Dr Peter Scott-Morgan dies: British scientist who became ‘world’s first cyborg’ passes away

Tributes have been paid to a British scientist who became the world’s first full “cyborg” after he died aged 64.

Dr Peter Scott-Morgan refused to accept his fate following a diagnosis of motor neurone disease in 2017.

He said he wanted to push the boundaries of what science can achieve so decided to extend his life and become fully robotic.

Dr Scott-Morgan, of Torquay, Devon, later said he had fully completed his transition into the world’s first full cyborg – called Peter 2.0 The world-renowned roboticist has had to undergo a series of incredibly complex and risky operations during his journey.

This included developing a remarkably life-like avatar of his face before he lost any muscle.

The avatar was designed to respond using artificially intelligent body language and he has also explored eye-tracking technology to enable him to control multiple computers using only his eyes.

And the final procedure in his robot transition saw him successfully trade his voice for potentially decades of life. An announcement was posted on his Twitter revealing his death.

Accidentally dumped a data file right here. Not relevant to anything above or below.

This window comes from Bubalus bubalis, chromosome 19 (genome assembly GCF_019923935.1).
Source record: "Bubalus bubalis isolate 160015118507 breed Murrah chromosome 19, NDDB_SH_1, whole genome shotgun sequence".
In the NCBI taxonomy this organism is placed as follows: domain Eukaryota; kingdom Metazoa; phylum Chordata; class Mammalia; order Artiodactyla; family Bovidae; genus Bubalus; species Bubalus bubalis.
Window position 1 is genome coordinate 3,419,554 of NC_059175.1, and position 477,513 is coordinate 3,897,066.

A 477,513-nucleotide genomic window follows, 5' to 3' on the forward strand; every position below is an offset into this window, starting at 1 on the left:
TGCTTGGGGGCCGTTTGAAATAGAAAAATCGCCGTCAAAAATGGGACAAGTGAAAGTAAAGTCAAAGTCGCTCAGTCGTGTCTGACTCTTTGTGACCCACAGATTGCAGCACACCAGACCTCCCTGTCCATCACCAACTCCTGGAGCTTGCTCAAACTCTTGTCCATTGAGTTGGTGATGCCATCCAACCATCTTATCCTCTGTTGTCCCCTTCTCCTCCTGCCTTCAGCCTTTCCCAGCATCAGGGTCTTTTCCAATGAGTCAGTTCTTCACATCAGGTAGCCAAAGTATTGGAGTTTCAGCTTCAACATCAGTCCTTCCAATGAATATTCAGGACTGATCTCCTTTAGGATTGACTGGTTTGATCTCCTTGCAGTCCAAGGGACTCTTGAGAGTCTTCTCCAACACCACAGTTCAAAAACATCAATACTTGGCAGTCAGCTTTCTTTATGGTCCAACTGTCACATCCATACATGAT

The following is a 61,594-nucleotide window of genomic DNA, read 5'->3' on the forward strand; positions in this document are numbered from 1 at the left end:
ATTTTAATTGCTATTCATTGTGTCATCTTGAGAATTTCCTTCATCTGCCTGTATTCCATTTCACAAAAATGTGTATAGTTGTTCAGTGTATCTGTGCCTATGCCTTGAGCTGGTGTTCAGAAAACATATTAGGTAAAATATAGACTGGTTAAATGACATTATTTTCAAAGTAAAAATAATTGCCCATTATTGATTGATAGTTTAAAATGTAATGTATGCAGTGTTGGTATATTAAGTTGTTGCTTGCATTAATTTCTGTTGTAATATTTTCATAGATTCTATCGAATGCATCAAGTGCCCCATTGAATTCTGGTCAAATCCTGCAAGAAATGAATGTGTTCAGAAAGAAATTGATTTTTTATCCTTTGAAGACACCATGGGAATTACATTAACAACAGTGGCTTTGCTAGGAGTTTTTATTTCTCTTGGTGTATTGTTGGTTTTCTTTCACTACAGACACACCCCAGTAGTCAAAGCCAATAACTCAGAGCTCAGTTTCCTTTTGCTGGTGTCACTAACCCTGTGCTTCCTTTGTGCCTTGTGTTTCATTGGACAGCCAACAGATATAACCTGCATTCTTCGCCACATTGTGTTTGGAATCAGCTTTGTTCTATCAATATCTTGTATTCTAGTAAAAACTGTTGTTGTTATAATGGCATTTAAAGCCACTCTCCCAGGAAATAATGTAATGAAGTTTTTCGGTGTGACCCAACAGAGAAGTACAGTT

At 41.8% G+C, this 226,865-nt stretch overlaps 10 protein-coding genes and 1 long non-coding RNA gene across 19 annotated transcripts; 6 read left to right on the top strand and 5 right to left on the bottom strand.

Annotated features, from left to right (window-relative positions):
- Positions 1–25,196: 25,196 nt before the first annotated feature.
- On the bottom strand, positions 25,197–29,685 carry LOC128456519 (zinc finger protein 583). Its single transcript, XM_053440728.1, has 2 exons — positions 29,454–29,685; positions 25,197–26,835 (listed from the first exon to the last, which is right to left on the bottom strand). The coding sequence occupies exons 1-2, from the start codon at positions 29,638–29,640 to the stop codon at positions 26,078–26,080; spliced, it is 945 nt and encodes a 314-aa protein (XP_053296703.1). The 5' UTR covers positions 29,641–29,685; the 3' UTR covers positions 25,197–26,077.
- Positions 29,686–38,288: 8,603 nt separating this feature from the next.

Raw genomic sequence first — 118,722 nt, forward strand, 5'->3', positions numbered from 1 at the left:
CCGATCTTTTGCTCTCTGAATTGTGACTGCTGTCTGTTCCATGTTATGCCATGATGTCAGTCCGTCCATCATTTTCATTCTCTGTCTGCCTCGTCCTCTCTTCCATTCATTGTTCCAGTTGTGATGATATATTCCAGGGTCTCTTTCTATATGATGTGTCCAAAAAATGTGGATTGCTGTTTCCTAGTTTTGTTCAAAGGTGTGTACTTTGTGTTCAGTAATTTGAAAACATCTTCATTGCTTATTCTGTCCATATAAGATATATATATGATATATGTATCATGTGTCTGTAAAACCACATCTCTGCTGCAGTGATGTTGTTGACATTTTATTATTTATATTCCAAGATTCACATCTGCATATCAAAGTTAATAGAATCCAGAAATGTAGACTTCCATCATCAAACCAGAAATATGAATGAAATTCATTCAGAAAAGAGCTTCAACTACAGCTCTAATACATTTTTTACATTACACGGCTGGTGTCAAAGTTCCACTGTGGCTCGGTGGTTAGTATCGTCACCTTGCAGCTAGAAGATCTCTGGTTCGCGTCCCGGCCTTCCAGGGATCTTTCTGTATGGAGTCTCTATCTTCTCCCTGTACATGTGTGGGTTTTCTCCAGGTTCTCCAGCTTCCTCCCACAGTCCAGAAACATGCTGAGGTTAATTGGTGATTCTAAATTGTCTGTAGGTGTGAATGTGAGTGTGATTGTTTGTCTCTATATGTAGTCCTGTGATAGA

“To Peter’s amazing rebel supporters: With a broken heart, I’m letting you all know that Peter passed peacefully surrounded by his family, and those closest to him. He was incredibly proud of all of you who supported him, and his vision of changing the way people see disability.”

Dr Scott-Morgan underwent intensive surgery in his transition including a series of operations to insert a feeding tube directly into his stomach, a catheter directly into his bladder and a colostomy bag directly on to his colon, to allow him to deal with feeding and toilet problems.

He also underwent a laryngectomy to avoid the added danger of saliva potentially entering his lungs – which he described as trading his natural voice for “potentially decades of life”.

He relied on synthetic speech and has developed a life-like avatar of his face, designed to respond using artificially intelligent body language.

He has also explored eye-tracking technology to enable him to control multiple computers, undergoing laser eye surgery to give him perfect vision at 70cm – the distance from his computer screen.

The scientist set up a foundation with his husband and lobbied MPs for support for his “Right to Thrive” campaign calling for more funding and a change to healthcare guidelines.

He said fewer than one per cent of those with MND are provided with the “life-saving combination” of a tracheotomy and a cough-assist machine to clear the lungs of phlegm.

“We need to make a noise that rises above the clamour of business as usual and Brexit,” he said. “For far too long, the voice of MND has been largely unheard.”

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